Mountain Bike Braking Technique – Braking with Less Dive


This mountain bike braking technique will help you ride with more balance, flow and control over obstacles on the trail.  Here’s why:

In your quest to go faster and hold more speed on the trail, you’ll often try to brake later and in a shorter distance. And if you try to push the limits too far by braking too much and too late, you can easily cause excessive fork dive.

Too much fork dive right before ruts, rocks or logs that you can’t jump, perhaps like the one in this video below, can catch you by surprise.  All of a sudden you have far less front travel and the bike is pulling you over the bar. Then, you panic and grab even more brake, and BANG! Your front wheel hits the obstacle and stops instantly while you go over the bars! If you do manage to stay on the bike you get bounced out of control all over the place.

Here’s how to prevent all that with proper mountain bike braking technique so that you have more suspension, control and momentum over obstacles.

Proper Mountain Bike Braking Technique

This technique uses the Front Braking mountain bike braking technique.  If you’re not a Front Braker, click on the link below the video to find out more.  Front braking is one of the keys to advancing your mountain biking braking technique.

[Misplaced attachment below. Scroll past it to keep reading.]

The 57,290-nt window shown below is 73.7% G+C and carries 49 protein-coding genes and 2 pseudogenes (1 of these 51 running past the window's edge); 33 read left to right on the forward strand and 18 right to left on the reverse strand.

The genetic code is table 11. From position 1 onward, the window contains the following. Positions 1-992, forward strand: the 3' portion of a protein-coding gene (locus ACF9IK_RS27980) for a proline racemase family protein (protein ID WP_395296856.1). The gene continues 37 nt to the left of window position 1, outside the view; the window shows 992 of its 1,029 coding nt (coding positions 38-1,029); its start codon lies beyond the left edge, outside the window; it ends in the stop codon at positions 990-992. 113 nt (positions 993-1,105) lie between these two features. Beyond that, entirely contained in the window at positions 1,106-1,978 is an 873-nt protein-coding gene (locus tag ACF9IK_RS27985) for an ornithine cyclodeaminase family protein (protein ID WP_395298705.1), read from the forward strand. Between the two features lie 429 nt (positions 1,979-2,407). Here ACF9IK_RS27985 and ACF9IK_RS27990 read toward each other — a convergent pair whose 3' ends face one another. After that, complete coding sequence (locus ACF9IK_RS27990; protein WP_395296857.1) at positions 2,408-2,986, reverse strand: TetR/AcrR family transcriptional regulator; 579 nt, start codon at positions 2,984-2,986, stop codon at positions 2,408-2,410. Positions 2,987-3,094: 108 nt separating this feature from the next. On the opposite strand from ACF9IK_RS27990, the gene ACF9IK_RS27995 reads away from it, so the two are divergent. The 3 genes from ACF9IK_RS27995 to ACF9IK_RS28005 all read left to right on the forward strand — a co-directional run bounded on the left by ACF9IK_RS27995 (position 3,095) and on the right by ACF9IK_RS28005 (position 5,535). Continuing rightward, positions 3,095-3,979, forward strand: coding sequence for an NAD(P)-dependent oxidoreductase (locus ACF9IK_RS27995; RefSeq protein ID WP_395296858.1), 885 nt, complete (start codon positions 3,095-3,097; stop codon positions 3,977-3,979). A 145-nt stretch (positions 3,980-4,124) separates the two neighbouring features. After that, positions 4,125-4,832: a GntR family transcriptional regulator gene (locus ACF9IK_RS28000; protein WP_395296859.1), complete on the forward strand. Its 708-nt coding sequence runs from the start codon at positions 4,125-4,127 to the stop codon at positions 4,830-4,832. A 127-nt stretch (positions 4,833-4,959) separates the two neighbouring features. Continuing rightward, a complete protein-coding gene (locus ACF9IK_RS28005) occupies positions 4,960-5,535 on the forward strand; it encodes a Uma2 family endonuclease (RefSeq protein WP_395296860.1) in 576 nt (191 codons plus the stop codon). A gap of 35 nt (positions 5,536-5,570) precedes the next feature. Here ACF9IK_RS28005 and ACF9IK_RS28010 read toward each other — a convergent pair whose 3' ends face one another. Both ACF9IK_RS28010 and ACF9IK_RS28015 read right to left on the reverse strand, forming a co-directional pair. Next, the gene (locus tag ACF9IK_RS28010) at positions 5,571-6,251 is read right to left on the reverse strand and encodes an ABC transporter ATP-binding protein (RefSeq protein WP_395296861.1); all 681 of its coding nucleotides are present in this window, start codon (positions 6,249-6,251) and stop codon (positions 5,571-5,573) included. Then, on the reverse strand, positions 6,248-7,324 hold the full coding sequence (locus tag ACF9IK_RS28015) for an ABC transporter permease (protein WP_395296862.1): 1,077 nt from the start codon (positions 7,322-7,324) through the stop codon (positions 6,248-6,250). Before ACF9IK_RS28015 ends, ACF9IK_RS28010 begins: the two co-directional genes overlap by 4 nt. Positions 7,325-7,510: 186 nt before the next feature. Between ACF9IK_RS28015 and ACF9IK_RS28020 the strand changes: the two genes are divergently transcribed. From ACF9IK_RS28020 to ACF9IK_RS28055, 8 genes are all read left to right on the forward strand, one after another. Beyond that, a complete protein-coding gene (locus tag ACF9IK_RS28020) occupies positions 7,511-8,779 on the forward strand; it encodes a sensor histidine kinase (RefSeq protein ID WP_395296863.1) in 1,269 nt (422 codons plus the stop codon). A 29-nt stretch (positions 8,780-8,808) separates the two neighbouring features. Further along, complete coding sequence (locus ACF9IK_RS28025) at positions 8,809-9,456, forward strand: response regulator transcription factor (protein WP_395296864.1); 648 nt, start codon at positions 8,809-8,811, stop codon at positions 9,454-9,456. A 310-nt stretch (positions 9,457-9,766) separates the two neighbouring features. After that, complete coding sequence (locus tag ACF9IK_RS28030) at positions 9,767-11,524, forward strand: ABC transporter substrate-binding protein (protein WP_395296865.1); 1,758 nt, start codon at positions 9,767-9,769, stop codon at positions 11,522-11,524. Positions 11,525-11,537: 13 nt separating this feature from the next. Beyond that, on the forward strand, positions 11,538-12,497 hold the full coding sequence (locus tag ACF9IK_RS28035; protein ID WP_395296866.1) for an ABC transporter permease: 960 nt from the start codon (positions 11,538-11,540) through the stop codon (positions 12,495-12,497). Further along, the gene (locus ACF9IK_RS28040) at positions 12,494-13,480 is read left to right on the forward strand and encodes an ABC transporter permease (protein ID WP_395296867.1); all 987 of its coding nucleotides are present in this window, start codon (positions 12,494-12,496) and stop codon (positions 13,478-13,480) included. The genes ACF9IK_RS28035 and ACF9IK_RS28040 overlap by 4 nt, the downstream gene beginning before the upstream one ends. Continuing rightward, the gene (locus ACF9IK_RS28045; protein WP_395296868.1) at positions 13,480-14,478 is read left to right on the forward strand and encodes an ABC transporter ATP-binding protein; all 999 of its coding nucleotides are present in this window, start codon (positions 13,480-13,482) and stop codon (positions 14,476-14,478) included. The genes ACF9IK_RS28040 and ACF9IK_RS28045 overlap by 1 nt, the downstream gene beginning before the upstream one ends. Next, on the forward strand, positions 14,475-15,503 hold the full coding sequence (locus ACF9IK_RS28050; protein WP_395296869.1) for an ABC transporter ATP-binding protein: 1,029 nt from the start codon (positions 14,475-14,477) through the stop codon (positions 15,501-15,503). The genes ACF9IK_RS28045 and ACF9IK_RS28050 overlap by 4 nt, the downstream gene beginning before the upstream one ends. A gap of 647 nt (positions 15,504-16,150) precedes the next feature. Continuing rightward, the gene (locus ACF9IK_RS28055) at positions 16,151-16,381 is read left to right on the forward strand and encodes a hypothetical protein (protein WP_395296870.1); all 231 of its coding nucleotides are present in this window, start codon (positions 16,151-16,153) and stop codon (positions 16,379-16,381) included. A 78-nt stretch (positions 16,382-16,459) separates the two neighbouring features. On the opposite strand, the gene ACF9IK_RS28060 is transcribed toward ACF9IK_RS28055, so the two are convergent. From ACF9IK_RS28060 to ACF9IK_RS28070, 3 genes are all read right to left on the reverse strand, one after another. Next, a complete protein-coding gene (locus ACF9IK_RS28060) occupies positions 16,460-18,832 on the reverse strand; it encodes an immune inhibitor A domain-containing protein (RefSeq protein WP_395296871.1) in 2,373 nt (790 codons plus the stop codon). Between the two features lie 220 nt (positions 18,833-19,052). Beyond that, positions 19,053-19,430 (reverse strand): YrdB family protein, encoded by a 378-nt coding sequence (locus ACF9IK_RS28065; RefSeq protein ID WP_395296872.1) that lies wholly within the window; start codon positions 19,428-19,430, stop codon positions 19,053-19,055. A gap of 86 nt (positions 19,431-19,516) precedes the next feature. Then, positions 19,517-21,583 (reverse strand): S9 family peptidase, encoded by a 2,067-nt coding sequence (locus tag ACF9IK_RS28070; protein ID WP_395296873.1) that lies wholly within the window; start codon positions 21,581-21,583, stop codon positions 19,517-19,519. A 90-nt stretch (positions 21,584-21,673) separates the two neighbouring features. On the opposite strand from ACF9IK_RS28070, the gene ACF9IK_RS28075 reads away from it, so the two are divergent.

1. On approach to an obstacle you need to brake for, start front braking a bit sooner than you normally would, with a little rear braking as well. Apply about two to three times more braking force through your front brake, compared to your rear brake.
  2. Shift slightly rearward, low off the saddle to combat any heavy braking forces and keep a relaxed grip on the bar.
  3. Once the heavy braking is done, return the fork high in its travel by easing off the front brake earlier than you normally would.  This video below provides a good example of this.
  4. While easing off the front brake, apply more rear brake if you need to slow some more. You’re going slower now, so there’s far less chance that the rear wheel will skid.
  5. Then, a couple of metres before the obstacle, (or earlier if you’ve reached your approach speed) completely release the front brake, then the rear brake second.
  6. Your bike will contact the obstacle with balanced suspension, instead of half its front suspension.

It is crucial to be off the brakes by the time you contact the obstacle.  This will allow your bike to roll over the obstacle with active suspension, instead of bucking and bouncing with the brakes on.


More mountain bike braking technique tips:

How to Front Brake on a Mountain Bike
How to One Finger Brake on a Mountain Bike
The Heel Drop for Better Descending Control

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